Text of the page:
2010 Smith-Haut-Lafitte Rouge, Pessac-Léognan (1.5L) (Pre-Arrival)

SKU #1067248 98 points Robert Parker's Wine Advocate

 This is an extraordinary performance once again from the Cathiard family, the proprietors of Smith-Haut-Lafitte. They think the 2010 is even better than the 2009. (I disagree, but only slightly.) This wine has laser-like definition in its an remarkable nose of a subtle charcoal fire interwoven with spring flowers, creme de cassis, blueberry liqueur and spicy wood. Full-bodied, stunningly concentrated, long, rich and moderately tannic, this wine is set for an exceptionally long life of 30-40 years but can be drunk in 5-7. (98+)  (2/ 2013)

96 points Wine Enthusiast

 *Cellar Selection* A beautifully ripe wine with great black fruits that burst through the classic tannins. In its richness and in its structure, it combines the best of the vintage. Dark, complex, fruity and very rich, a magnificent wine for long-term aging.  (3/ 2013)

96 points Wine Spectator

 Gorgeous, with alluring black tea and warm ganache notes that unfurl slowly, while the core of intense steeped plum, anise, blackberry compote and black currant confiture sits patiently in reserve. The beautiful loam-, tobacco- and tar-filled finish displays major heft, but also remarkable polish and grace. Should age very slowly. Best from 2018 through 2035.  (3/ 2013)

95 points James Suckling

 Aromas of blueberries, blackberries and plums follow through to a full body, with velvety tannins and a fruity finish. Lots of mushroom and fruit undertones. Very polished. Such finesse yet structure to this young wine.  (2/ 2013)

Jancis Robinson

 That fine combination of pure dark fruit and savoury graphite that is so Bordeaux. On the palate it is much more fluid than most that have this much structure. Even with all that structure there is a lightness of touch and a freshness on the finish. Real finesse and subtlety. 18/20 points.  (11/ 2012)

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Price: $299.99

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By: Ralph Sands |  K&L Staff Member  |  Review Date: 2/5/2013  | Send Email
The high-toned dark fruit and tight zippy structure really stand out. At UGC: Round, tasty, but serious. Best ever to me. **

By: Jeff Garneau |  K&L Staff Member  |  Review Date: 2/4/2013  | Send Email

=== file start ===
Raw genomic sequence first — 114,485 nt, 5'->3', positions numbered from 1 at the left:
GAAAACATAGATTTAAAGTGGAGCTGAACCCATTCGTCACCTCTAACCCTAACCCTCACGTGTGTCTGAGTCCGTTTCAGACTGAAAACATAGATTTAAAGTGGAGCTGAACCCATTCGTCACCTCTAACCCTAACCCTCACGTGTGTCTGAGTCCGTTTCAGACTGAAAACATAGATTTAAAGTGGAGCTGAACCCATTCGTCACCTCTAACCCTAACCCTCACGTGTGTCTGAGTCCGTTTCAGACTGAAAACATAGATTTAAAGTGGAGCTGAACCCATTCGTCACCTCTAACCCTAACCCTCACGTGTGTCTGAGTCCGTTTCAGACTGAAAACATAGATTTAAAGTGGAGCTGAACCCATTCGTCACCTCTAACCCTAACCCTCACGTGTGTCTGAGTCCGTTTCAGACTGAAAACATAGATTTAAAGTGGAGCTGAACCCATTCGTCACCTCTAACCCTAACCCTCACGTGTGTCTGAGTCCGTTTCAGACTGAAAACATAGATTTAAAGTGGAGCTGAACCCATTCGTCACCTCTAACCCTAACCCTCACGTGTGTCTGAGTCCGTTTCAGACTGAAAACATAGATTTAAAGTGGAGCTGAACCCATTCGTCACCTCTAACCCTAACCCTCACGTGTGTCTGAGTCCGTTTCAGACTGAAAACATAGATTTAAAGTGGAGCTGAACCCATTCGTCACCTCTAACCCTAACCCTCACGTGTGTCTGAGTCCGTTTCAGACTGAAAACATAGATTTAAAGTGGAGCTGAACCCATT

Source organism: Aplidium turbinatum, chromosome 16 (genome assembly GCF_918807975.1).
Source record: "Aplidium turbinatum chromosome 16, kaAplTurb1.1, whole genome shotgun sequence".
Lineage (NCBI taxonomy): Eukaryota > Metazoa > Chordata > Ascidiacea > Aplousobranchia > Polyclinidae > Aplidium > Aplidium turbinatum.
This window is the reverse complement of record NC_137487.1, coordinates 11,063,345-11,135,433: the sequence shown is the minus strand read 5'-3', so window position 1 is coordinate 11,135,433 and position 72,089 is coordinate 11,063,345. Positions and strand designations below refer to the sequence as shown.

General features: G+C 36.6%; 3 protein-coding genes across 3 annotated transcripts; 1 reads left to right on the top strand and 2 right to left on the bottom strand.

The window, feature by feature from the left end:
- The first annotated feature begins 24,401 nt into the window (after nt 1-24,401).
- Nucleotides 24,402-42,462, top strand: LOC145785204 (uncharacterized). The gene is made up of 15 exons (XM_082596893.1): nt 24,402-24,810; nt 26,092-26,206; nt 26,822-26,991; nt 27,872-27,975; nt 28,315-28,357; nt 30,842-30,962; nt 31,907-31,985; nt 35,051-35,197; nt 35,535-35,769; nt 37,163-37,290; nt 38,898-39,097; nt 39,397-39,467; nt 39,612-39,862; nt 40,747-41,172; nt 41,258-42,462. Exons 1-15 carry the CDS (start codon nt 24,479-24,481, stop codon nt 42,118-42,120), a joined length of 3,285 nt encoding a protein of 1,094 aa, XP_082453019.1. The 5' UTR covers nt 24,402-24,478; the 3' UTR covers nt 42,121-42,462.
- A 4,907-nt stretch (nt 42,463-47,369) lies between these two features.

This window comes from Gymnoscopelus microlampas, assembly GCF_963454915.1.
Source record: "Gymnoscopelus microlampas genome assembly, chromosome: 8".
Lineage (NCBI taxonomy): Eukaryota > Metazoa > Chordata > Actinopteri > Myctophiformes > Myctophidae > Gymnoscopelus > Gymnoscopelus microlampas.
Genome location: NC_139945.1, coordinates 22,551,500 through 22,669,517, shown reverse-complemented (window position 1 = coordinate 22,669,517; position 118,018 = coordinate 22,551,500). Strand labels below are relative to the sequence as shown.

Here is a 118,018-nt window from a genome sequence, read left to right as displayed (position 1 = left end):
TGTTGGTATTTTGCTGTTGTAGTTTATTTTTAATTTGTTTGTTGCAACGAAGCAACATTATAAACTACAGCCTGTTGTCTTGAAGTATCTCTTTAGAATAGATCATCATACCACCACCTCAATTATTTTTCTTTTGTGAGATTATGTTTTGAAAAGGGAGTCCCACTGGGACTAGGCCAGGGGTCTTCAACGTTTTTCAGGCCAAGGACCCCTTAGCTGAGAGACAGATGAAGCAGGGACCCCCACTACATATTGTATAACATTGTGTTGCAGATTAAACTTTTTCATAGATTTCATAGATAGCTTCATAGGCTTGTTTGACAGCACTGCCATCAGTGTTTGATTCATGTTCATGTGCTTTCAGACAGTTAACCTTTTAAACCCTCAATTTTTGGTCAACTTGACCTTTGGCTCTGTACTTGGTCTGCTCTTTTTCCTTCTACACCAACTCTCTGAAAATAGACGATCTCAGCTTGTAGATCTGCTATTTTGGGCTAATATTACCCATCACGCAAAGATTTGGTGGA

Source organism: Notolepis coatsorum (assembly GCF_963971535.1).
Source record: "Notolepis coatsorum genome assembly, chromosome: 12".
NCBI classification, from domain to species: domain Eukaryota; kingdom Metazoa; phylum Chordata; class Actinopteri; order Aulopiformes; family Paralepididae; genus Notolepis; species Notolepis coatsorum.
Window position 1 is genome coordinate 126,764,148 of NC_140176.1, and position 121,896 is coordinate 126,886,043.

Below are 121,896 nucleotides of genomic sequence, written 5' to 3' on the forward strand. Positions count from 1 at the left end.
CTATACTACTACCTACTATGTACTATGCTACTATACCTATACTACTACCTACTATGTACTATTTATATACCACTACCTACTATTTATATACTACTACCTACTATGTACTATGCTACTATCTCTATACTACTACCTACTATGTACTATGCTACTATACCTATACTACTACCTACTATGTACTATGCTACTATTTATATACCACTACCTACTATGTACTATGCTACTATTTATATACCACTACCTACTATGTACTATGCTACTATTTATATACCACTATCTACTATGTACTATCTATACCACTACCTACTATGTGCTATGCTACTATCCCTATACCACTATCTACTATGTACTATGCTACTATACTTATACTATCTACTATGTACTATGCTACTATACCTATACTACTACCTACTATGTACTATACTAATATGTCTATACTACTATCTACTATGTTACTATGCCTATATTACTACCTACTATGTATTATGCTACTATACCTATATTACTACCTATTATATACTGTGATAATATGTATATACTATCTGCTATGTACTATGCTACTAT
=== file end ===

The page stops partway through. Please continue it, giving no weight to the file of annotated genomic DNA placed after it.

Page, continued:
One of the standouts of 2009 with its rich, dark fruit and silky texture. In 2010, it's more, more, more. More ripeness, more richly texture, with more obvious acidity and tannin. Big boned, structured, bright, fresh and very firm.

By: Clyde Beffa Jr. |  K&L Staff Member  |  Review Date: 2/4/2013  | Send Email
*1/2 Tasted three times, once at UGC, once at the Joanne tasting and once at the Château. It has tons of mineral-driven fruit on the palate to complement the blackberry fruit flavors. Great freshness, long and balanced.

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Additional Information:

Varietal:

Cabernet Sauvignon and Blends

- Cabernet Sauvignon has come a long way from its role as a blending varietal, however dominant, in the wines of Bordeaux. Today it is the most planted red varietal in the world. Identified as a descendent of Cabernet Franc and Sauvignon Blanc, the late-ripening Cabernet Sauvignon needs to be planted in warmer climates to fully ripen. Its small berries can easily be identified for their distinctive blue color, thick skins and high tannins. And while the varietal has its own definitive characteristics: green pepper-like aromas and black currant flavors among them, it is perhaps most prized for its ability to convey terroir, vintage and winemaking. A relatively new varietal, Cabernet Sauvignon started making inroads into the wines of the Médoc and Graves in the late-18th century. Today it is also dominant in the up-and-coming Entre-Deux-Mers region of Bordeaux and can also be found in Southwest France. It is the companion varietal to Sangiovese in Italy's Super Tuscans and is planted all over Europe, stretching to lesser-known winegrowing regions like Russia and Lebanon. In the Americas Cabernet Sauvignon has found champions in every nook and cranny of California and among winemakers in Washington, where it complements plantings of Merlot. In South America, Cab thrives in Chile, but can also be found in smaller amounts in Argentina and even in Mexico.
Country:

France

- When it comes to wine, France stands alone. No other country can beat it in terms of quality and diversity. And while many of its Region, Bordeaux, Burgundy and Champagne most obviously, produce wine as rare, as sought-after and nearly as expensive as gold, there are just as many obscurities and values to be had from little known appellations throughout the country. To learn everything there is to know about French wine would take a lifetime. To understand and appreciate French wine, one only has to begin tasting them. Click for a list of bestselling items from all of France.
Sub-Region:

Bordeaux

- View our bestselling Bordeaux.
Specific Appellation:

Pessac-Leognan/Graves

- Graves is the large red and white wine region located to the southeast of the city of Bordeaux along the Garonne River. Cabernet Sauvignon dominates the red wines from the area, while the whites are mixtures of Sauvignon Blanc and Semillon. The most important area within the Graves is the village of Pessac-Leognan. Most of the great chateaux, including Haut Brion, a premier cru and the only wine outside of the Medoc to be included in the 1855 Classification, are located in this small appellation. Graves derives its name from the rocky, stony terrain of the region. Many people believe that the stony soil radiates the day's heat at night and thus makes the grapes ripen earlier than the other regions in Bordeaux.